Freedom of gender has been making a strongimpact on any community. It is based on the concept of human freedom, which isa basic human right. It affects people in their homes, schools, and workplaces,and its bigger effects are in our social development. Women’s roles weredifferent depending on the times. Today, women prefer to have their own careerequal rights with men instead of being satisfied with the role of homemakers. Alook back at history from the 1600s through the 1860s shows that women’s rightsmovements made the economic, political, and social status of women equalopportunities to that of men, which was the positive effects of the changingrole of women.In the 1600s and the 1700swoman had no idea of their rights. They were not allowed to attend schools, orthey learned only a minimal education if they were born into wealthy families.
If not, they expected to getmarried, have children, running a household, and work often alongside theirhusbands. North America’s First Peoples were Indians. The role of the native Indian women was equally important to that of themen and they had powers. In general, American Indian men wereliable to battle, hunt and interact with outsiders, so they had more publicroles. Native American women’s workvaried to the environment in which they lived but they usually owned thefamily’s housing and household goods. Medicinewomen were also responsible for gathering herbs, preparing medicines andnursing the sick.
They did all the manual labor. Their strength was alsonecessary to the survival of the tribes. Because the women had a voice,they held important economic, social, and political power. For example, in manyNorth American communities all practiced through women of matrilineal descent.
The women selected men to serve as their chiefs, and they failure chiefs ifthey fail to satisfy. “Seventeenth-century colonists certainly found nativewomen attractive, but a combination of factors-the general perception ofIndians as loose and immoral, fear of the unfamiliar, and the dark specter ofcultural contamination.”1Other women worked as slaves or servants.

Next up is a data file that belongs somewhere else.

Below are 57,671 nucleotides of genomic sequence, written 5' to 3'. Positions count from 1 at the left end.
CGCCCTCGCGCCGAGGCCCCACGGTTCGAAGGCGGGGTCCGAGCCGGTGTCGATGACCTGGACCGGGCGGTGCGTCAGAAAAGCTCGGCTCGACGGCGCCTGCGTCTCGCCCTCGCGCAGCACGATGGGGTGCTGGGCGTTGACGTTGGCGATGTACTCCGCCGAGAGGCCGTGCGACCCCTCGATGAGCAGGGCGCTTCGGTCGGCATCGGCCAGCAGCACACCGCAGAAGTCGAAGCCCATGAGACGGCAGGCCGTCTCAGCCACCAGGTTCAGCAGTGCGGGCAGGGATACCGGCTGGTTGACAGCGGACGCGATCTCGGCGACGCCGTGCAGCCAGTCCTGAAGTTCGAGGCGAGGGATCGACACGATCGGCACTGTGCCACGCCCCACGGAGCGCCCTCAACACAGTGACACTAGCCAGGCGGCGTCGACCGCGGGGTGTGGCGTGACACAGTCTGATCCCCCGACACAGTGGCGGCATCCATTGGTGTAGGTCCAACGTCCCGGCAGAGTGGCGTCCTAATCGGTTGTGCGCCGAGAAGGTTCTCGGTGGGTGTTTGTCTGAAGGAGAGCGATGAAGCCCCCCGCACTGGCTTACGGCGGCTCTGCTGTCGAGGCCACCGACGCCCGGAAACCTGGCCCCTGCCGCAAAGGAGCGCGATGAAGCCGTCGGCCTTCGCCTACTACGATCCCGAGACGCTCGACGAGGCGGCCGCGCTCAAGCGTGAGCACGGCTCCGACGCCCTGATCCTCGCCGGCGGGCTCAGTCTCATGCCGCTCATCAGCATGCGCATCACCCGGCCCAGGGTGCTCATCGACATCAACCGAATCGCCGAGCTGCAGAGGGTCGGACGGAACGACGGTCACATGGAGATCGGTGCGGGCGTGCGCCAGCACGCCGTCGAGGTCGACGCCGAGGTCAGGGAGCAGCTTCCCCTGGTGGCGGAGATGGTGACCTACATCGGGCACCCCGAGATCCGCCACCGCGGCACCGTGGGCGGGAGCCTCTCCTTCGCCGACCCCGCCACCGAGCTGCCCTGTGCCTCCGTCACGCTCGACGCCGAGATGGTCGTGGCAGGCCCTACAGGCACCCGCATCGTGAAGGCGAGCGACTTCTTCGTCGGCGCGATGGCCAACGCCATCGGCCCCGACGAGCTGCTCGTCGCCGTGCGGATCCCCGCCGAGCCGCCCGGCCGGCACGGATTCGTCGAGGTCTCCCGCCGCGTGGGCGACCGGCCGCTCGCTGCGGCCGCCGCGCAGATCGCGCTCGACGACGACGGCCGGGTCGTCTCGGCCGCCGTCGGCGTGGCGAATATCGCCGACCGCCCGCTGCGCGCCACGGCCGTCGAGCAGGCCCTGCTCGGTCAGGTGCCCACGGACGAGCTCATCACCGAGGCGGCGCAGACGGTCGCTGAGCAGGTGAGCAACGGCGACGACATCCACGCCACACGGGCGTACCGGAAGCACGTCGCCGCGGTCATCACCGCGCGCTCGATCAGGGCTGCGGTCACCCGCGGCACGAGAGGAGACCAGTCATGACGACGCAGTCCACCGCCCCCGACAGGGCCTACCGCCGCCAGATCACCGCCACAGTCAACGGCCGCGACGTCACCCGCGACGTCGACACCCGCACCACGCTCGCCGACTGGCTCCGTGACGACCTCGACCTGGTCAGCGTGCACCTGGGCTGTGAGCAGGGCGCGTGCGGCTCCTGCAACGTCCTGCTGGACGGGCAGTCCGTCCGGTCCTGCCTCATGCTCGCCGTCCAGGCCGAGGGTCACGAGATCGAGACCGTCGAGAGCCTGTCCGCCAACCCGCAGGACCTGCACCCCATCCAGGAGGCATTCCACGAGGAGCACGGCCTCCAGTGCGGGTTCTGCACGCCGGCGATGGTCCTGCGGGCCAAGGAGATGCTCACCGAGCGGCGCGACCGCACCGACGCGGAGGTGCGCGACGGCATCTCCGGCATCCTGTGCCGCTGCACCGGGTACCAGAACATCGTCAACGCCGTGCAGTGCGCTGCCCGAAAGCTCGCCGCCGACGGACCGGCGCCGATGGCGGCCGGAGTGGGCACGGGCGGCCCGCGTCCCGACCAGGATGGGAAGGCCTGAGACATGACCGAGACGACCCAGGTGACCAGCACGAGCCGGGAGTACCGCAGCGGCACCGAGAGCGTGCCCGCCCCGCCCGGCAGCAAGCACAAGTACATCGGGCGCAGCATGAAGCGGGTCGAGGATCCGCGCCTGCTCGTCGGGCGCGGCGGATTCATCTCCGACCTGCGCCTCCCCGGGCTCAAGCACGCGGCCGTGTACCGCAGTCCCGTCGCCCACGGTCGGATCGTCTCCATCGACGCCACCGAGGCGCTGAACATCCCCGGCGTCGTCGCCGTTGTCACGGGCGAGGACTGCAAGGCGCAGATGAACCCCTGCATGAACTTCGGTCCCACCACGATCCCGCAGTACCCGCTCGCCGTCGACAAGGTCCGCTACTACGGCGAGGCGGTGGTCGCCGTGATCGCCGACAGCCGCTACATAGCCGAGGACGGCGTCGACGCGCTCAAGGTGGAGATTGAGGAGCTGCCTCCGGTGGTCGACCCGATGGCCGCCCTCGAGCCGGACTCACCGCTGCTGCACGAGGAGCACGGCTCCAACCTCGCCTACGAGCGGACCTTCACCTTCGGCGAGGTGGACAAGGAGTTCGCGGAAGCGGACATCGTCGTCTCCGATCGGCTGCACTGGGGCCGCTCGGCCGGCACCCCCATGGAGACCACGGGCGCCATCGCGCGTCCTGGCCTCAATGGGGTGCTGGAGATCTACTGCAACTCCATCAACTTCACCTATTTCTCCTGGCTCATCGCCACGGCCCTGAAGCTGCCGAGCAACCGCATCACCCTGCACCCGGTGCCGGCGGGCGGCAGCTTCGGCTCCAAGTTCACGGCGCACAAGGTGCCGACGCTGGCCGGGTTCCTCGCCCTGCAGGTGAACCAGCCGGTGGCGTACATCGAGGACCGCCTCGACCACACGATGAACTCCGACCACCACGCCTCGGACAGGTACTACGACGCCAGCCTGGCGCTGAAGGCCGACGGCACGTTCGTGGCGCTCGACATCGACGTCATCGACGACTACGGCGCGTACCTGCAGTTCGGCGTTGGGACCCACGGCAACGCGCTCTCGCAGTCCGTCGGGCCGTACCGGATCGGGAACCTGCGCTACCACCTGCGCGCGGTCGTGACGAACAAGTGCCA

Tocut down costs on the tobacco farms, the initiation of slavery in Americaexpanded. African female slaves were soon to be entered the colonial society. The slaves had no rights at all. Slaves, both menand women, were bought and sold as cheap labors to become profitable. Theyworked for up to eighteen hours every day with no days off during theyear. The African women wereattributed not only economic responsibilities, but also often sexual duties andpregnancy were of primary importance to the wealthy and white men wereattracted by African womanhood. Over the slave trade, black women were observedas immoral and promiscuous through the sexually repressed European perspective.Manyblack women did not have the modesty of their impaired moral nature thatincreased sex force.
Another view of black women was established by thereligion. These opponents of slavery showed the black women as an innocentvictim of white male appetency. Female slaves were basically brought to the colonies as an investment tosugar and tobacco plantation owners. They were physically compelled to work like the men in thefields, even if they were pregnant, and had to reproduce more slaves, whichmeant their children became the property oftheir owners. They were not allowed to marry with other slavesprofessedly because marriage between slaves was not admitted by the colonies. “Women’s roles as wives andmothers surely were among the most vital in this project; but beyond that, thecontributions African women made to the communities of American slavery farexceeded the reproductive roles with which those women are generallyassociated.”2.
In the slaveareas, the colonial women basically lived in crude wooden cabins consisting ofone or two rooms with a dirt floor. Female slaves that didn’t farm theland next to their male counterparts were in the homes with the gentry’s classwomen. They cleaned the houses, cared for the children, cooked and assisted inany way necessary.